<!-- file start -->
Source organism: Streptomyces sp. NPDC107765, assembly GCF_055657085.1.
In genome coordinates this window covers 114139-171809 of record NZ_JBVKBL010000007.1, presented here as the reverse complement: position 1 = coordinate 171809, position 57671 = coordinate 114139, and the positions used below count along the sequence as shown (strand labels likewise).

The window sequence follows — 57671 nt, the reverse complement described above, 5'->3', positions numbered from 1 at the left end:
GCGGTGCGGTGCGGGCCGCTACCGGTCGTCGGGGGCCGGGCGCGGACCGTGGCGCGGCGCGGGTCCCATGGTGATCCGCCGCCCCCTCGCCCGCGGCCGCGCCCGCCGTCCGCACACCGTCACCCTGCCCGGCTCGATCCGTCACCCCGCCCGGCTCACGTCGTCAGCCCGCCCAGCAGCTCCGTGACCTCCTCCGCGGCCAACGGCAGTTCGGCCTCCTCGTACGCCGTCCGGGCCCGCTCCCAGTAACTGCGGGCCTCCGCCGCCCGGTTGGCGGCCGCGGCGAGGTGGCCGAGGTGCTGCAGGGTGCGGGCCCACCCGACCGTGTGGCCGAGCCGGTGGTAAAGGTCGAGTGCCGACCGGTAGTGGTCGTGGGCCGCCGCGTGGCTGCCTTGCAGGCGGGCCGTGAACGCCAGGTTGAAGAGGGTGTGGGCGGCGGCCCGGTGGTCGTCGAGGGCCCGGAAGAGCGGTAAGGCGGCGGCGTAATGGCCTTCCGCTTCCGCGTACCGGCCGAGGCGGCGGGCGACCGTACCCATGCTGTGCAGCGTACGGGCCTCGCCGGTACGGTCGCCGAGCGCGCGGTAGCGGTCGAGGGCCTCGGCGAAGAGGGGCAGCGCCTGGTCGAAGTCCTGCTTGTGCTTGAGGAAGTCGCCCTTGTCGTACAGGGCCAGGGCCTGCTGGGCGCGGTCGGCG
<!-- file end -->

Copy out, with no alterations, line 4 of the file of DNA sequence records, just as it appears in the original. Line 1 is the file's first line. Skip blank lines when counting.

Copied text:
GCGGTGCGGTGCGGGCCGCTACCGGTCGTCGGGGGCCGGGCGCGGACCGTGGCGCGGCGCGGGTCCCATGGTGATCCGCCGCCCCCTCGCCCGCGGCCGCGCCCGCCGTCCGCACACCGTCACCCTGCCCGGCTCGATCCGTCACCCCGCCCGGCTCACGTCGTCAGCCCGCCCAGCAGCTCCGTGACCTCCTCCGCGGCCAACGGCAGTTCGGCCTCCTCGTACGCCGTCCGGGCCCGCTCCCAGTAACTGCGGGCCTCCGCCGCCCGGTTGGCGGCCGCGGCGAGGTGGCCGAGGTGCTGCAGGGTGCGGGCCCACCCGACCGTGTGGCCGAGCCGGTGGTAAAGGTCGAGTGCCGACCGGTAGTGGTCGTGGGCCGCCGCGTGGCTGCCTTGCAGGCGGGCCGTGAACGCCAGGTTGAAGAGGGTGTGGGCGGCGGCCCGGTGGTCGTCGAGGGCCCGGAAGAGCGGTAAGGCGGCGGCGTAATGGCCTTCCGCTTCCGCGTACCGGCCGAGGCGGCGGGCGACCGTACCCATGCTGTGCAGCGTACGGGCCTCGCCGGTACGGTCGCCGAGCGCGCGGTAGCGGTCGAGGGCCTCGGCGAAGAGGGGCAGCGCCTGGTCGAAGTCCTGCTTGTGCTTGAGGAAGTCGCCCTTGTCGTACAGGGCCAGGGCCTGCTGGGCGCGGTCGGCG